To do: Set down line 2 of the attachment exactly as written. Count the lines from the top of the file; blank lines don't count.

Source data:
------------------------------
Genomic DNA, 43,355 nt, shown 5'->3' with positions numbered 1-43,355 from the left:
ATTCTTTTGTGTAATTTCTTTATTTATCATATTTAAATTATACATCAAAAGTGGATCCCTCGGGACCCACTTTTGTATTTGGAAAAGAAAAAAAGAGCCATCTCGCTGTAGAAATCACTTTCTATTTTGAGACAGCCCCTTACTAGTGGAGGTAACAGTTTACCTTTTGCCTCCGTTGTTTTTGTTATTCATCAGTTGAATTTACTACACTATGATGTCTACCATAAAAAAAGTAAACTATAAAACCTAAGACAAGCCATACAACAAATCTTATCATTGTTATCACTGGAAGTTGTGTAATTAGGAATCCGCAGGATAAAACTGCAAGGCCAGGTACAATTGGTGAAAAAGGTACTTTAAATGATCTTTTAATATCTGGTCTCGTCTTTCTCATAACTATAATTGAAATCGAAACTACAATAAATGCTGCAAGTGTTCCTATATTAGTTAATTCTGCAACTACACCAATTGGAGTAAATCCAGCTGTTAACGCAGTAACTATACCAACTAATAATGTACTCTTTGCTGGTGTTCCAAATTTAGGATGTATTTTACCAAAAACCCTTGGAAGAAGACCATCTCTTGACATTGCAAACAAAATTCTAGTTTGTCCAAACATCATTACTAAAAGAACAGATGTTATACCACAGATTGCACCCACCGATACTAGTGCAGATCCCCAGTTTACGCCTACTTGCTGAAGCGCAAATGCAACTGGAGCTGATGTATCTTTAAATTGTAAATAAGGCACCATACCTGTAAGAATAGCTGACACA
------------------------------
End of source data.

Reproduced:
ATTCTTTTGTGTAATTTCTTTATTTATCATATTTAAATTATACATCAAAAGTGGATCCCTCGGGACCCACTTTTGTATTTGGAAAAGAAAAAAAGAGCCATCTCGCTGTAGAAATCACTTTCTATTTTGAGACAGCCCCTTACTAGTGGAGGTAACAGTTTACCTTTTGCCTCCGTTGTTTTTGTTATTCATCAGTTGAATTTACTACACTATGATGTCTACCATAAAAAAAGTAAACTATAAAACCTAAGACAAGCCATACAACAAATCTTATCATTGTTATCACTGGAAGTTGTGTAATTAGGAATCCGCAGGATAAAACTGCAAGGCCAGGTACAATTGGTGAAAAAGGTACTTTAAATGATCTTTTAATATCTGGTCTCGTCTTTCTCATAACTATAATTGAAATCGAAACTACAATAAATGCTGCAAGTGTTCCTATATTAGTTAATTCTGCAACTACACCAATTGGAGTAAATCCAGCTGTTAACGCAGTAACTATACCAACTAATAATGTACTCTTTGCTGGTGTTCCAAATTTAGGATGTATTTTACCAAAAACCCTTGGAAGAAGACCATCTCTTGACATTGCAAACAAAATTCTAGTTTGTCCAAACATCATTACTAAAAGAACAGATGTTATACCACAGATTGCACCCACCGATACTAGTGCAGATCCCCAGTTTACGCCTACTTGCTGAAGCGCAAATGCAACTGGAGCTGATGTATCTTTAAATTGTAAATAAGGCACCATACCTGTAAGAATAGCTGACACA